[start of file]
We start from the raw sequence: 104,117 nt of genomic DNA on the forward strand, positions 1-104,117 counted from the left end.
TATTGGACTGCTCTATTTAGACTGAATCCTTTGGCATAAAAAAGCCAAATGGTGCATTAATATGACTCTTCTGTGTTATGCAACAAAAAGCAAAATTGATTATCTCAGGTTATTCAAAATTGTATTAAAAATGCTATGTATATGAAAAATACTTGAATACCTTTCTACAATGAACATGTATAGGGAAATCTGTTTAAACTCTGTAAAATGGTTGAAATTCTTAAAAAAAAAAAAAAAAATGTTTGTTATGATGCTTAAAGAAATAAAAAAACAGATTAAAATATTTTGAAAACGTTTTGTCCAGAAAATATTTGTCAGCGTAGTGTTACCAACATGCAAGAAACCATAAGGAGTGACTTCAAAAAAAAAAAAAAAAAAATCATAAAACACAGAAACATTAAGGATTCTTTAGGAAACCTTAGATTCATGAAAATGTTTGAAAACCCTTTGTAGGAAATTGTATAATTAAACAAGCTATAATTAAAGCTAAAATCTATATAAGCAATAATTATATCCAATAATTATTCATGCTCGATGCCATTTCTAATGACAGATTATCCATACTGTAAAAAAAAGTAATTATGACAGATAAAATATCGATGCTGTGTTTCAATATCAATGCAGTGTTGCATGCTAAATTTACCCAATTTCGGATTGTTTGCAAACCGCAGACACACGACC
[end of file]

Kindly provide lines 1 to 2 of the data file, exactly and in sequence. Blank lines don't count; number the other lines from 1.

We start from the raw sequence: 104,117 nt of genomic DNA on the forward strand, positions 1-104,117 counted from the left end.
TATTGGACTGCTCTATTTAGACTGAATCCTTTGGCATAAAAAAGCCAAATGGTGCATTAATATGACTCTTCTGTGTTATGCAACAAAAAGCAAAATTGATTATCTCAGGTTATTCAAAATTGTATTAAAAATGCTATGTATATGAAAAATACTTGAATACCTTTCTACAATGAACATGTATAGGGAAATCTGTTTAAACTCTGTAAAATGGTTGAAATTCTTAAAAAAAAAAAAAAAAATGTTTGTTATGATGCTTAAAGAAATAAAAAAACAGATTAAAATATTTTGAAAACGTTTTGTCCAGAAAATATTTGTCAGCGTAGTGTTACCAACATGCAAGAAACCATAAGGAGTGACTTCAAAAAAAAAAAAAAAAAAATCATAAAACACAGAAACATTAAGGATTCTTTAGGAAACCTTAGATTCATGAAAATGTTTGAAAACCCTTTGTAGGAAATTGTATAATTAAACAAGCTATAATTAAAGCTAAAATCTATATAAGCAATAATTATATCCAATAATTATTCATGCTCGATGCCATTTCTAATGACAGATTATCCATACTGTAAAAAAAAGTAATTATGACAGATAAAATATCGATGCTGTGTTTCAATATCAATGCAGTGTTGCATGCTAAATTTACCCAATTTCGGATTGTTTGCAAACCGCAGACACACGACC